“I don't know. You're the witch. Think of something. But I need room to move in order to escape. They'll never let both of us out, so you have to.”

“But you must have some idea.”

“Almost. It was something Zeus said.”

“Yes. He said that my earlier sentiment was poignant. It is an odd thing to say.”

“You had stated before that you did not believe a spell was necessary on these, these men of—what was it?"

"The Isle of Hapless Morons, whom the gods did not simply—"

"Yes yes. The point is clear. And to me he did indicate the main'll tackle was wearing thin, but you must be a sailor to realize that the mains'll tackle is the finest rope that can be made by men. It does not become worn such as hemp twine would. My lord Zeus has kindly instructed me how to escape, and I would reward his faith in me.”

Medea frowned, pursed her lips and looked around at the Argonauts. They were fighting over the map and it occurred to her. She smirked and gave Jason a sly look.

“I can read that,” she called to them.

“But you're a woman!” they cried.

“I am a witch, trained in the arts of the Gods at the Temple of Delphi by the Oracle herself! I can speak eight languages, including Egyptian glyphs. If you let me free, I will swear by Zeus himself that I will read your map faithfully.”

The Priest had not yet awoken, so the Argonauts decided to see what she had to say. They brought her the map.

“Oh,” she said after looking at it a moment, “This is a good map. Look, there's Lemnos, and Colchis, and here we are—” she put the map in her lap a moment and cursed under her breath.

“What?” asked Jason.

“Fuck me, I've been heading east all this time!”

“Why didn't you just follow the sun?” said one of the Argonauts.

“Well because it rises in the—Nevermind. Look here,” she pointed at a point on the map that said 'PRECIPICE of DOOM' and arrowed to the cliffs near where they were. “You see these squiggly marks under it? That is Sanskrit, the language of Babylon. It says that paradise awaits you there, but beware of the Curse of the Ancients.”

“What is the Curse of the Ancients?”

“It is the curse that says you must not, uh, bring along uninvited guests, you know, uh—”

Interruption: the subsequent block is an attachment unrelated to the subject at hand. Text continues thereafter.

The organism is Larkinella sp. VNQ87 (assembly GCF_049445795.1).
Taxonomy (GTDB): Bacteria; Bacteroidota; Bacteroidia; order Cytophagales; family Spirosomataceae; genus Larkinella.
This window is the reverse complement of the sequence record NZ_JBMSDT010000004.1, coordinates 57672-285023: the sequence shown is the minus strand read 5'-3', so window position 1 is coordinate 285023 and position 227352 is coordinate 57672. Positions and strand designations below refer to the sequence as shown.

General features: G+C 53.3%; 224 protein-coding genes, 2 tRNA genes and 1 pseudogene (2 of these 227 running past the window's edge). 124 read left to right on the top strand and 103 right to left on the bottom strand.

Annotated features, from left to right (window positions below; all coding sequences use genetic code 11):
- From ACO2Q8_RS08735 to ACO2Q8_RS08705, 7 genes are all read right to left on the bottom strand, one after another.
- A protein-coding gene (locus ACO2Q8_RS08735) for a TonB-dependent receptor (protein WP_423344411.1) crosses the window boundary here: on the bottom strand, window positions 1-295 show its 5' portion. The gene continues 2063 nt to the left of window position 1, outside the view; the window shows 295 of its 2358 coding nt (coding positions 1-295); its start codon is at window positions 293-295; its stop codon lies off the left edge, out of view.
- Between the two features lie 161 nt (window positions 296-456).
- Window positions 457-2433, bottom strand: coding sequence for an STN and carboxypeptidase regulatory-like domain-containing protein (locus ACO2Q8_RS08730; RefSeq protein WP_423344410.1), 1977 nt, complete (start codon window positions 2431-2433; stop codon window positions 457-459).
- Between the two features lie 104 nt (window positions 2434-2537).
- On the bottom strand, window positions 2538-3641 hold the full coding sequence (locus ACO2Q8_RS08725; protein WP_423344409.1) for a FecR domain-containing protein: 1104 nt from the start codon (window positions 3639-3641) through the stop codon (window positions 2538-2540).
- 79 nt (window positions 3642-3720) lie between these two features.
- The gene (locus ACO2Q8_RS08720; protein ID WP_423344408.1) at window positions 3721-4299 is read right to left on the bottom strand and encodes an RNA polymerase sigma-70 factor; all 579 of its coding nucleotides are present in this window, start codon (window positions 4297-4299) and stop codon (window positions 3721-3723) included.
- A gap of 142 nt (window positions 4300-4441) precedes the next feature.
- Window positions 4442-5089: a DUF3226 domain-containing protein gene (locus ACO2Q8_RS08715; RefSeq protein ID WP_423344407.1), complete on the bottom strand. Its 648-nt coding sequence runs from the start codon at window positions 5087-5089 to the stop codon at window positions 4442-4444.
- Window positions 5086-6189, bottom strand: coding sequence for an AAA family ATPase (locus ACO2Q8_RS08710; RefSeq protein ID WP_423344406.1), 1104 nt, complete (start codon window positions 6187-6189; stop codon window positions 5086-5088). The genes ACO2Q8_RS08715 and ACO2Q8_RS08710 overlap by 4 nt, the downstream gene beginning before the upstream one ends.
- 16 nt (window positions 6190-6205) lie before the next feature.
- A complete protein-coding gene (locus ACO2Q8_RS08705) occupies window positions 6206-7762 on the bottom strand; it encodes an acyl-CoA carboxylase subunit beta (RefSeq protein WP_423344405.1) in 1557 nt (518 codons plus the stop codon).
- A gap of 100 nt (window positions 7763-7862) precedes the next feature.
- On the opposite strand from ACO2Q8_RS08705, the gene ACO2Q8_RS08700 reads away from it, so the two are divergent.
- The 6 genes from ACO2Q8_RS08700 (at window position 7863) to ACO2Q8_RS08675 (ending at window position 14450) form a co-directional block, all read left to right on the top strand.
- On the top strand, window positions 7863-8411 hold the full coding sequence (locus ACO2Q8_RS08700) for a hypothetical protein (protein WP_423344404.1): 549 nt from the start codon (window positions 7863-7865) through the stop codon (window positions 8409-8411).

“Those not of the faith,” supplied Jason.

“Yes! So you see, since I am a witch, it would be a terrible doom to bring me into Paradise. You would not risk being cast down to Tartarsus—”


“Right, Tartarus. Where Prometheus is being eaten alive by Harpies for all eternity. What sane man would risk that?”

The Argonauts went away from the cage to discuss it among themselves. They shortly came back and let Medea out of the cage.

“We don't really believe you, but we think it would be best not to bring a woman into paradise. It could be bad luck.”

“Ah. Well whatever floats your boat. May Zeus speed you on your journey, brave Argonauts.” Medea then walked away from the camp with, some noted, an unusual spring in her step.

Jason caught the attention of a younger crewman, “Telemachus, do me a favour, would you, and find me a piece of wood to whittle with my fingernails. I'd like to have a gift for the Ferryman in lieu of a coin.”

“I'm not supposed to, but you did save us in that storm.” A few minutes later he came back with a brief length of hardwood that he had sliced to a blunt edge on one side.

“I even got it started for you Captain.” And then he walked away.

Jason hurried to get about his plan while the crew woke up the Trader and the Priest. There was the usual scuffle over who was wearing the Golden Fleece again, with the Trader winning as usual. Then the Priest gathered the crew together for a prayer.

“Today is the day that we have travelled under the Gods' good guidance for so long, that we have reached in spite of the treachery of the Captain—”